I’ve noticed that just in my circle of friends and allergy community many of us have seen a worsening in symptoms, terrible hay fever and also loads of people getting it for either the first time or the first time in years.

A recent study revealed that there has indeed been quite a staggering rise.

Read ‘Spike in summer hay fever cases’,

The article begins by stating that, “Hay fever cases in England have reached their highest level so far this year, and are just under 50% higher compared to this time in 2016, the latest weekly figures from the Royal College of General Practitioners’ Research and Surveillance Centre show.”

That’s a 230% increase… but what’s the reason?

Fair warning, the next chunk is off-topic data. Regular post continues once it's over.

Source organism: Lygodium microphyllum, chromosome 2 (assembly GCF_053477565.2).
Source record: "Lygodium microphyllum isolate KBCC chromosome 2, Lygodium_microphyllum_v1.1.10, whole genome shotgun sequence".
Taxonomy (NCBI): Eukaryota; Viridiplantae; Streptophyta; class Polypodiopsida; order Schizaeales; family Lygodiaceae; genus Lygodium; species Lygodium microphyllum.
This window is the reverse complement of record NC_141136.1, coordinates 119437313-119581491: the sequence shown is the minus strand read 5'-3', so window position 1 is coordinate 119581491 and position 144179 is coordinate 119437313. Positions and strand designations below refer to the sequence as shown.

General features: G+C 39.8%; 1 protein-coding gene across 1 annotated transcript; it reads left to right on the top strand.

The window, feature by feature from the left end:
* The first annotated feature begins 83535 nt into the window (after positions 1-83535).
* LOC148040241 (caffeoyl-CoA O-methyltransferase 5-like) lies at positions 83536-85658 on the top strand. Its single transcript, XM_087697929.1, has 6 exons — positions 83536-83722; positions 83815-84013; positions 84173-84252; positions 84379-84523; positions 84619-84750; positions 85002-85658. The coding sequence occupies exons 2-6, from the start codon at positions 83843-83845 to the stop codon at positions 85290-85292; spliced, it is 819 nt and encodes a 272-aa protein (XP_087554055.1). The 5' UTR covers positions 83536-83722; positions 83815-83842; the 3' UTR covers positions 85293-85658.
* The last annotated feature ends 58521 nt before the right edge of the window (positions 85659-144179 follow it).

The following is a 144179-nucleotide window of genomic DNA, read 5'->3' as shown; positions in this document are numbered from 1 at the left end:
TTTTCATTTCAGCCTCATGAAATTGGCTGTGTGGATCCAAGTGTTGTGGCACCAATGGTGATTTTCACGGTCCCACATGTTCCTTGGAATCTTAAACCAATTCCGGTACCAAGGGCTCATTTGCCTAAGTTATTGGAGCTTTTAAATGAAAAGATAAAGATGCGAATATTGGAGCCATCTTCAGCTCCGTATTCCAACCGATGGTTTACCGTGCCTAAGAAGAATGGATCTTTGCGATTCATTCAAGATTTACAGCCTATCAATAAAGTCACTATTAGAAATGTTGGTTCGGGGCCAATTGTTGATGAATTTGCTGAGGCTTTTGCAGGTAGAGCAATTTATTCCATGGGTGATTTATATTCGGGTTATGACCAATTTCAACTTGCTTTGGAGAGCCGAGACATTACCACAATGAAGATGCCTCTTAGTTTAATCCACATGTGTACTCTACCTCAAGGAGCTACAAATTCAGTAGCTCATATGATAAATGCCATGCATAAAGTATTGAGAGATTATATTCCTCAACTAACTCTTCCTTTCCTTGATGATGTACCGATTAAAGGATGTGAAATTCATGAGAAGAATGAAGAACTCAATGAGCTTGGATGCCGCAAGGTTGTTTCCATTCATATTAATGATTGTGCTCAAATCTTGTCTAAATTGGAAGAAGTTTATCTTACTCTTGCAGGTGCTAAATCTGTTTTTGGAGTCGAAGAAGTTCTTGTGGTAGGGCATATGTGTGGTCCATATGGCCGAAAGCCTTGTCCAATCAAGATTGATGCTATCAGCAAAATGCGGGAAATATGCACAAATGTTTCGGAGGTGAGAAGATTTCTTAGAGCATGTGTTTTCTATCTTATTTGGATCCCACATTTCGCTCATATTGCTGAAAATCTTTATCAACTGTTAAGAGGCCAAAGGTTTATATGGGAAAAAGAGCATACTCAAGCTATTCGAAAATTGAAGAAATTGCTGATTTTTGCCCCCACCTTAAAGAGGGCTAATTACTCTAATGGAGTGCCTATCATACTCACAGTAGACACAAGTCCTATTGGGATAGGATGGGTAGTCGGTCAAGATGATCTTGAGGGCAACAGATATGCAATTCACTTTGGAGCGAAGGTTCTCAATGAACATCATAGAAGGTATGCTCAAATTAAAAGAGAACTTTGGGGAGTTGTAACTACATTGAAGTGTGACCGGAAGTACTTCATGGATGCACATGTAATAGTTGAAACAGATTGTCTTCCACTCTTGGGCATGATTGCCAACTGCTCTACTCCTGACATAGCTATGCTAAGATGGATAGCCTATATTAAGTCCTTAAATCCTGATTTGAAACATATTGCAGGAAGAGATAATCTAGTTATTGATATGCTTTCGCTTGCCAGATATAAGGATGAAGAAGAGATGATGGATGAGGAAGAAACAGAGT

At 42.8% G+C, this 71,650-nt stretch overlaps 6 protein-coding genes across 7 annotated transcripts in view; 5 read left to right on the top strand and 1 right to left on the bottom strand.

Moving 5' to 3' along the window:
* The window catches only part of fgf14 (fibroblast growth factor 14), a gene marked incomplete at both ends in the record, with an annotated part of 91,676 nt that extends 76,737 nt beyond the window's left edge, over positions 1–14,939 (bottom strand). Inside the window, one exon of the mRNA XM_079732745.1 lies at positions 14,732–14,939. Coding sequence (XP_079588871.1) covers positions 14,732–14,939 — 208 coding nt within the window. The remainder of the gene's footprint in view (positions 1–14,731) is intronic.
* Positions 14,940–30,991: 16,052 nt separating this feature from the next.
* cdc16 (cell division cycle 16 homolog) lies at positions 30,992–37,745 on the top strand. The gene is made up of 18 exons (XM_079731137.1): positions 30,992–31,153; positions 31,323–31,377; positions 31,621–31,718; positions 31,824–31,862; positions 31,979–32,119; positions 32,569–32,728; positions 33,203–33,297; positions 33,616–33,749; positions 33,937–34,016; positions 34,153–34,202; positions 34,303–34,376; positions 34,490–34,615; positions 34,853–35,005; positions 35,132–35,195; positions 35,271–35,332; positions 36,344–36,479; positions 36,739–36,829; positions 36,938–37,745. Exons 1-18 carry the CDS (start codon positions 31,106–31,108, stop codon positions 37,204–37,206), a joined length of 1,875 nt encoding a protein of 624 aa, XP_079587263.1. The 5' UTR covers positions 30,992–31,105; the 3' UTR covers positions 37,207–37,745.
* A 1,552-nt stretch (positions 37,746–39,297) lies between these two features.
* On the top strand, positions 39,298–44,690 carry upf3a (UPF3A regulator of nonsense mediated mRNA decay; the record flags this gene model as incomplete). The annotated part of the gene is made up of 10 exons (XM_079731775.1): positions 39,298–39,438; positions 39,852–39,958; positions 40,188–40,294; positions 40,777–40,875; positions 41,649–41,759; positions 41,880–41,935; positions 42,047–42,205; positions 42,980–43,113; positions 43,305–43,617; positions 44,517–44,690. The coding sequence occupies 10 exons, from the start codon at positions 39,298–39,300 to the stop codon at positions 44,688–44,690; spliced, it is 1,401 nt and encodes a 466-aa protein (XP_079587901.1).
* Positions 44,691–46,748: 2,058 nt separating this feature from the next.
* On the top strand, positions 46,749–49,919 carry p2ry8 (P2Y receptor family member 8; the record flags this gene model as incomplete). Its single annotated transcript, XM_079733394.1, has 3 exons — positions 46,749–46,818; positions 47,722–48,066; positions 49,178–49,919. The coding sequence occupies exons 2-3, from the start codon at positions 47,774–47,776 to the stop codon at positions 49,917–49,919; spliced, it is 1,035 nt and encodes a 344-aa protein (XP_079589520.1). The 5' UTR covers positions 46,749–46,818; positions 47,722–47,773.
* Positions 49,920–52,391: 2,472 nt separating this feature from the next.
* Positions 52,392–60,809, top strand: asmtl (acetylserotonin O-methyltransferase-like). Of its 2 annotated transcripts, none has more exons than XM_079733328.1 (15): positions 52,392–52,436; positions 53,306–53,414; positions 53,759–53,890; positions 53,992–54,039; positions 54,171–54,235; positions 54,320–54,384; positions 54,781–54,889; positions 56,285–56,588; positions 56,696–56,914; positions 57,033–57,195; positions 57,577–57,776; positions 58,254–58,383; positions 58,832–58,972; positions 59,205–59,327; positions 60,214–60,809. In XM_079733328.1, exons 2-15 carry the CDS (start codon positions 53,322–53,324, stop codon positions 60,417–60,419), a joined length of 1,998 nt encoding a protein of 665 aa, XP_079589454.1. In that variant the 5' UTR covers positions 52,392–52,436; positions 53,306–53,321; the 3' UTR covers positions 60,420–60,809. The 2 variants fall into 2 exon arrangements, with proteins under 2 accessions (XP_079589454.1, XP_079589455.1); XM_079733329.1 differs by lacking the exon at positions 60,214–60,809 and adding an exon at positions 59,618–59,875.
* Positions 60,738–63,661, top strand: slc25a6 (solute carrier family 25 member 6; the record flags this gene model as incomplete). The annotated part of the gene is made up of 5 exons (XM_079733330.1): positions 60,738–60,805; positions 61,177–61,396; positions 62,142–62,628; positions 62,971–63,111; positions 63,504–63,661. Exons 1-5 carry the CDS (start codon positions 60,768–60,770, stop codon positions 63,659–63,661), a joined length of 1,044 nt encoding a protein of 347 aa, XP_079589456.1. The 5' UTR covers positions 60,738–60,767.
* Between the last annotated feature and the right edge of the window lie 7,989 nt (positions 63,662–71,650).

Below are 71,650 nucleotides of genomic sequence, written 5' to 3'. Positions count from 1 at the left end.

1. Warmer drier weather for the seasons means more pollen
  2. Hay fever seasons seem to be extending, trees pollinate more for longer
  3. Very little rain to soak up the pollen – so it’s dry and stays on the surface to blow around
  4. More city landscaping, trapping pollen on hard surfaces
  5. Trends toward more decking and hard floors in gardens – pollen is absorbed into soil
  6. Council planting strategies favour high pollen trees over fruiting (less mess to clear up)
  7. Five year trends do see spikes in symptom cycles like this
  8. And I could go on…

I plan to produce a blog about why this is happening shortly, the article above, whilst intetesting, doesn’t offer any insight into why this phenomon is occuring. If you’re like me, you want answers, you want to understand why, so you can at least reassure yourself you’re not to blame. Your super immune system is just over reacting again in a quite spectacular way. It’s being quite clever really so do be proud of your body. It’s trying to help you out, it’s just failing rather miserably to do so…